Breast Cancer Prevention (cont.)

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Conclusion

There are two important aspects in breast cancer prevention: early detection and risk reduction. Screening may identify early noninvasive cancers and allow treatment before they become invasive or identify invasive cancers at an early treatable stage. But screening does not, per se, prevent cancer. Breast cancer prevention really must be understood as risk reduction. In extremely high-risk patients, such as those who have BRCA mutations, risk reduction may involve prophylactic surgical removal of the breasts and ovaries. For the average patient, lifestyle modifications (diet, exercise, weight loss, etc.) may be easily recommended and have many other benefits. For patients who have an increased risk based on other factors, the use of hormone-blocking agents, in addition to the usual lifestyle recommendations, may also be considered.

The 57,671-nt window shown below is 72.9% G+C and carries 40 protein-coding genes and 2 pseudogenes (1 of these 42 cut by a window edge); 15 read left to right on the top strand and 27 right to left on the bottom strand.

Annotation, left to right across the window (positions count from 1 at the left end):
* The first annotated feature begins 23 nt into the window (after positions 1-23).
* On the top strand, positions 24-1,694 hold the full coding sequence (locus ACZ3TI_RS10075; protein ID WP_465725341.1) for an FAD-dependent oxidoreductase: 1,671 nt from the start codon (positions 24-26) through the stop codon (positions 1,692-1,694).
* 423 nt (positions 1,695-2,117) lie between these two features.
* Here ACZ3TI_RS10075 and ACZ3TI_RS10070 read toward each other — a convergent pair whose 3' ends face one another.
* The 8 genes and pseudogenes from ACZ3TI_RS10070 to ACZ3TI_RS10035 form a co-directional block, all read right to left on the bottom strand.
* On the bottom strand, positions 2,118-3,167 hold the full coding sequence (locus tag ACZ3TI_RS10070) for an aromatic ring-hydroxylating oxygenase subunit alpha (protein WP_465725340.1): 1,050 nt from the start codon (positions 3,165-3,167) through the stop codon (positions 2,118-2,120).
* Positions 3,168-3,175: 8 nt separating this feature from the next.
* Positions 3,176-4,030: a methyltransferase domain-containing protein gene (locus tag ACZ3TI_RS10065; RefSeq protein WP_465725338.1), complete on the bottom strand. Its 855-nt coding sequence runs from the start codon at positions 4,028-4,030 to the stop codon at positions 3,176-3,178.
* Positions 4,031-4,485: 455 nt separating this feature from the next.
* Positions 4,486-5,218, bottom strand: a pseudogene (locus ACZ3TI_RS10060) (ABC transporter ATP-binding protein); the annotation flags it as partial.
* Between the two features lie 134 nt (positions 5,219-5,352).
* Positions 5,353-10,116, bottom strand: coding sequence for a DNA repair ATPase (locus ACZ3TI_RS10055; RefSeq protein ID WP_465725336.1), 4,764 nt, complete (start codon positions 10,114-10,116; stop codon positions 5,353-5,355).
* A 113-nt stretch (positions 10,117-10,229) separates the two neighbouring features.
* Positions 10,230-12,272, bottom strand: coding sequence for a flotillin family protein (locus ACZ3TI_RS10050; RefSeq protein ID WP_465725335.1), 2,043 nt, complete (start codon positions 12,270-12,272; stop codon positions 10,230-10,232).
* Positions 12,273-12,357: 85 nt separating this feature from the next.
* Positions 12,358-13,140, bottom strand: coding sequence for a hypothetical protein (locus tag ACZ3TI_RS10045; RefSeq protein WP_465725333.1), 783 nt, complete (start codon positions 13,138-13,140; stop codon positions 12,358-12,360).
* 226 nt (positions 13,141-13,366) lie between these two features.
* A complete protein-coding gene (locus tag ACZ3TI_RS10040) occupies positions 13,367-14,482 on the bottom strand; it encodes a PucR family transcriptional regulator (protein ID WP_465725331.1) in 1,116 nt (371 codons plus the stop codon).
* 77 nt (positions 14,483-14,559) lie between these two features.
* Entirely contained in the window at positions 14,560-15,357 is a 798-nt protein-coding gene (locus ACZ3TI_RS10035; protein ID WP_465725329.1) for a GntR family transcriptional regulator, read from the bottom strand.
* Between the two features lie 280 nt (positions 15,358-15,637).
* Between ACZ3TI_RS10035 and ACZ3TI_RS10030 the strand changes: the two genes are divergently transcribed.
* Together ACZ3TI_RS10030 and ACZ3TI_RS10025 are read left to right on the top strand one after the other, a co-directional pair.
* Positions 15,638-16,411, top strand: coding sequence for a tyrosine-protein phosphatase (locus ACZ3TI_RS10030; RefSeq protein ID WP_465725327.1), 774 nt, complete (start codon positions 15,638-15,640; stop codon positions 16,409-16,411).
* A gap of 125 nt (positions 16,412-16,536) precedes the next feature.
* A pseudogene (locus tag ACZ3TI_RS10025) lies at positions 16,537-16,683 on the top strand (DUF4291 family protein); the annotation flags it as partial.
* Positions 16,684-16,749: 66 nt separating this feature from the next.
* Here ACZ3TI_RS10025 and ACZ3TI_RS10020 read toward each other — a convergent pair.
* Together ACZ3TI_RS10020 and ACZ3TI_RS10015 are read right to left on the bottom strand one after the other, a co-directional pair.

REFERENCES:

American Cancer Society. "Breast Cancer." <http://www.cancer.org/cancer/breastcancer/>.

"Breast Cancer." National Cancer Institute.

"Survival Rates for Breast Cancer." American Cancer Society.

Stopeck, Alison T., et al. "Breast Cancer." Medscape. 24 Sept. 2013.


Medically Reviewed by a Doctor on 10/10/2014

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Breast Cancer Prevention - Mammograms Question: How often do you get a mammogram? How old were you when you received your first screening?
Breast Cancer Prevention - Genetic Tests Question: Does your family have a history of breast or other cancers? Have any relatives been tested for the BRCA1 and BRCA2 genes?
Breast Cancer Prevention - Early Detection Question: Were you diagnosed with early stage breast cancer? If so, what was the treatment?
Breast Cancer Prevention - Foods Question: Are you eating certain foods to reduce your risk of breast cancer?